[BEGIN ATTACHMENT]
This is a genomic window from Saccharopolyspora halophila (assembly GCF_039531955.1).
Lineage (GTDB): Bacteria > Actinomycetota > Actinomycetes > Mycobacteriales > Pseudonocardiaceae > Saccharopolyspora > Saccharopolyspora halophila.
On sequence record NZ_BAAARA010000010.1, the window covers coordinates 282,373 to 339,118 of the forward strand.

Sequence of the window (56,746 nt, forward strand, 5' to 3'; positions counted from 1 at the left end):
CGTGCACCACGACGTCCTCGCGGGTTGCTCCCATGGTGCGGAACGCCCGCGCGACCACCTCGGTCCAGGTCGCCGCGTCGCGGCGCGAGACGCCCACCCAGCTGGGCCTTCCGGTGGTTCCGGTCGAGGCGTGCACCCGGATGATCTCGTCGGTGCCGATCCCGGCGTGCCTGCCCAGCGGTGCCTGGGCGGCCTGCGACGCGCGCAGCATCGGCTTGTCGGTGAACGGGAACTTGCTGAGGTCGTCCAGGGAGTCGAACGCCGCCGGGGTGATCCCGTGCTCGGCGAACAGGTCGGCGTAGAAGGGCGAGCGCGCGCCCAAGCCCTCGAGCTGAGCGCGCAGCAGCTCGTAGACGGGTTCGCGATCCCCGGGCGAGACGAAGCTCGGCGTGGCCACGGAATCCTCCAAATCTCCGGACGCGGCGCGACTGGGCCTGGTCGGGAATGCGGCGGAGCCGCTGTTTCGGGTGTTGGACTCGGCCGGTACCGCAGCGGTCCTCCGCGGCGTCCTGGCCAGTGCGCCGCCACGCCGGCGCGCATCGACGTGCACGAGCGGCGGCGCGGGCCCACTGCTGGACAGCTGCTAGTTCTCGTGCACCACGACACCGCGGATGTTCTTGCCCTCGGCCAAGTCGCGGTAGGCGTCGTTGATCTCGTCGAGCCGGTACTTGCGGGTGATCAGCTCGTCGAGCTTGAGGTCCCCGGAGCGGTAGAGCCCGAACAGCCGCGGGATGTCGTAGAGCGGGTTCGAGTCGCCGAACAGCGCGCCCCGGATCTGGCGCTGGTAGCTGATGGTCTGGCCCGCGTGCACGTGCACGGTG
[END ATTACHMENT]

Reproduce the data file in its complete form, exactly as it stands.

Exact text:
This is a genomic window from Saccharopolyspora halophila (assembly GCF_039531955.1).
Lineage (GTDB): Bacteria > Actinomycetota > Actinomycetes > Mycobacteriales > Pseudonocardiaceae > Saccharopolyspora > Saccharopolyspora halophila.
On sequence record NZ_BAAARA010000010.1, the window covers coordinates 282,373 to 339,118 of the forward strand.

Sequence of the window (56,746 nt, forward strand, 5' to 3'; positions counted from 1 at the left end):
CGTGCACCACGACGTCCTCGCGGGTTGCTCCCATGGTGCGGAACGCCCGCGCGACCACCTCGGTCCAGGTCGCCGCGTCGCGGCGCGAGACGCCCACCCAGCTGGGCCTTCCGGTGGTTCCGGTCGAGGCGTGCACCCGGATGATCTCGTCGGTGCCGATCCCGGCGTGCCTGCCCAGCGGTGCCTGGGCGGCCTGCGACGCGCGCAGCATCGGCTTGTCGGTGAACGGGAACTTGCTGAGGTCGTCCAGGGAGTCGAACGCCGCCGGGGTGATCCCGTGCTCGGCGAACAGGTCGGCGTAGAAGGGCGAGCGCGCGCCCAAGCCCTCGAGCTGAGCGCGCAGCAGCTCGTAGACGGGTTCGCGATCCCCGGGCGAGACGAAGCTCGGCGTGGCCACGGAATCCTCCAAATCTCCGGACGCGGCGCGACTGGGCCTGGTCGGGAATGCGGCGGAGCCGCTGTTTCGGGTGTTGGACTCGGCCGGTACCGCAGCGGTCCTCCGCGGCGTCCTGGCCAGTGCGCCGCCACGCCGGCGCGCATCGACGTGCACGAGCGGCGGCGCGGGCCCACTGCTGGACAGCTGCTAGTTCTCGTGCACCACGACACCGCGGATGTTCTTGCCCTCGGCCAAGTCGCGGTAGGCGTCGTTGATCTCGTCGAGCCGGTACTTGCGGGTGATCAGCTCGTCGAGCTTGAGGTCCCCGGAGCGGTAGAGCCCGAACAGCCGCGGGATGTCGTAGAGCGGGTTCGAGTCGCCGAACAGCGCGCCCCGGATCTGGCGCTGGTAGCTGATGGTCTGGCCCGCGTGCACGTGCACGGTG